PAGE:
Are these problems particular to small companies? While I can’t offer data to support this, my experience suggests small business owners are far more likely to play these games than managers in larger companies. I think business owners tend to be far more autocratic than their peers in companies that have many owners or investors.

Strike One

Let’s look at the facts you presented above — #6 through #9. This business owner decided to extend an offer after you satisfactorily negotiated a more-than-reasonable decision deadline. He made a verbal agreement with you about the deadline. Then he reneged on what he agreed to.

That’s strike one against him. It tells us he can’t be trusted.

Strike Two

You prudently asked for details of the offer in writing. He hedged, then agreed. Then he reneged and never provided anything in writing. I think he never had any intention of giving you a written offer.

This is different from merely agreeing to a decision timeline. This is about reneging on putting terms in writing. Do you think he does business deals on a simple handshake, without anything in writing? That’s a rhetorical question but, of course, he may in fact do deals with nothing in writing.

Either way, that’s strike two.

Strike Three

After tactful questions from you about the salary and bonus structure (#1 – #5), he refused to commit to anything concrete. He wants you to trust him, but he doesn’t trust you. He uses a double standard.

The old rule about “trust but verify” is why we put agreements in writing. I’ll repeat: This guy had no intention of putting anything in writing. “Trust me” means “No.”

Strike three.

Strike Four

The egregious management error this employer committed was to judge you unworthy because you failed to instantly display passion and a sucker’s excitement for an incomplete, dishonest job offer. He lost a potentially great hire.

If a strike four could be counted, that’s it.

If he wants to hire a foolish employee, he’s talking to the wrong person. If he’s looking for a thoughtless worker whose decision-making process is marked by a lack of prudence and due diligence, he should absolutely move on to another candidate he can lie to and hire on the spot.

The lessons from this game

It’s a good sign when an employer engages in a negotiation with a job applicant on compensation, on the terms of the job, and even on when a decision is due. It suggests you’ll be working for a boss who values your input and your circumspection, and who wants to make working together a win-win experience.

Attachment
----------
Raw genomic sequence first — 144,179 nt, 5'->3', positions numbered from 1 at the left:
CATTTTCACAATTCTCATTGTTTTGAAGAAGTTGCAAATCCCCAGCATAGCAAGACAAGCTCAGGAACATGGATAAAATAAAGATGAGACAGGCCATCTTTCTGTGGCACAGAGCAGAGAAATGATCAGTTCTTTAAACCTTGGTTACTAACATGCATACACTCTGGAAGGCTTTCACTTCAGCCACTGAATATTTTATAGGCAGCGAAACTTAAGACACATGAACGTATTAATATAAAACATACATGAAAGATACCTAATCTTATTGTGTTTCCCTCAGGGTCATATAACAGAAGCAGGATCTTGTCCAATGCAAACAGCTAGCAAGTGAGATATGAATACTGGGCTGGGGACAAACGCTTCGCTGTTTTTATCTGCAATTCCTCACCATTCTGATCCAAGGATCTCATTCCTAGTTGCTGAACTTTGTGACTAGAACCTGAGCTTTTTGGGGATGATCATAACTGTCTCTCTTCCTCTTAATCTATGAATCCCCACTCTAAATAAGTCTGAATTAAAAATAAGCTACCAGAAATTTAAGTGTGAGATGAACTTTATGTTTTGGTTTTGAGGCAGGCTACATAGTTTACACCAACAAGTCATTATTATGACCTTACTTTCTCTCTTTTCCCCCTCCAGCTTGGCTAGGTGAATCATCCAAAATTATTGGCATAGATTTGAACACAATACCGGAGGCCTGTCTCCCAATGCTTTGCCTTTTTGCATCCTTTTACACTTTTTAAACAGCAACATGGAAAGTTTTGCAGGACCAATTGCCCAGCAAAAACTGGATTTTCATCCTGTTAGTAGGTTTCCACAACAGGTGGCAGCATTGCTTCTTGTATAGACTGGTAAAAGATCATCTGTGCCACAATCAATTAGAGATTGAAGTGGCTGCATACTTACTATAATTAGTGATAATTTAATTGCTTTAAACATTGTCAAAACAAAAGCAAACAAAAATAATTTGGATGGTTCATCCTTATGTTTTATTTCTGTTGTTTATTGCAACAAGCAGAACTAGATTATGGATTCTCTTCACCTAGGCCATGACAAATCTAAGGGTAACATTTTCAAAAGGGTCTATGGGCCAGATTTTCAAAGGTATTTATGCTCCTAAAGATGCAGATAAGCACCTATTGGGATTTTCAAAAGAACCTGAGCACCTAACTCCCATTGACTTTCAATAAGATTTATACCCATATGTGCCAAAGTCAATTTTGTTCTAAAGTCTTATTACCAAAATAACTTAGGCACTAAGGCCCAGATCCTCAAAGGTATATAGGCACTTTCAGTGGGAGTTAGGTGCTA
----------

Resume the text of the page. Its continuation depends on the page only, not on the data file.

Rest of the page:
It’s a bad sign when an employer plays games.

You’ve taken the trouble to share your experience in very useful detail, revealing the many games employers play with job offers. This guy is bold enough to play them all at once — then to blame you for catching him.

Lies employers tell you about job offers

These are some of the lies employers tell, presented as a sort of “dictionary.” Here’s what unworthy employers will do in the hiring process:

  1. Salary Range. Establish a salary range to set ground rules for proceeding with interviews, then they pretend the low end is going to impress you.
  2. Good Offer. Tell you it’s a good offer without showing you exactly what the offer is.
  3. Competitive. Refer to “competitive” pay and benefits but never to precise sums or specific benefits.
  4. Bonus Structure. Refer to contingent forms of pay — like bonuses and commissions — but do not define objective, measurable, agreed-upon criteria that you must meet to earn those bonuses.
  5. Flexible. Say they are flexible on pay, but make no explicit compromises or concessions about pay.
  6. Industry Standard. Talk about industry-standard or average pay, but don’t define what that is or cite the sources of those numbers.
  7. Opportunity. Suggest that what this deal is really all about is a great opportunity for you, and that pay isn’t really the issue to them, when it clearly is because they won’t negotiate pay with you candidly.
  8. Trust. Tell you to trust them to pay you fairly, but will not define the compensation deal objectively in writing — or trust you to review their offer.
  9. Terms. Want you to agree to accept a job offer immediately based only on a few points — and “don’t worry about the rest of the details,” or what lawyers refer to as “terms.”
  10. Job Offer. Want you to commit to a deal verbally, while they balk about putting it in writing with their signature on it.
  11. Decision. Agree to give you two days to review a written offer they haven’t given you yet, then renege because you insulted them by not deciding instantly.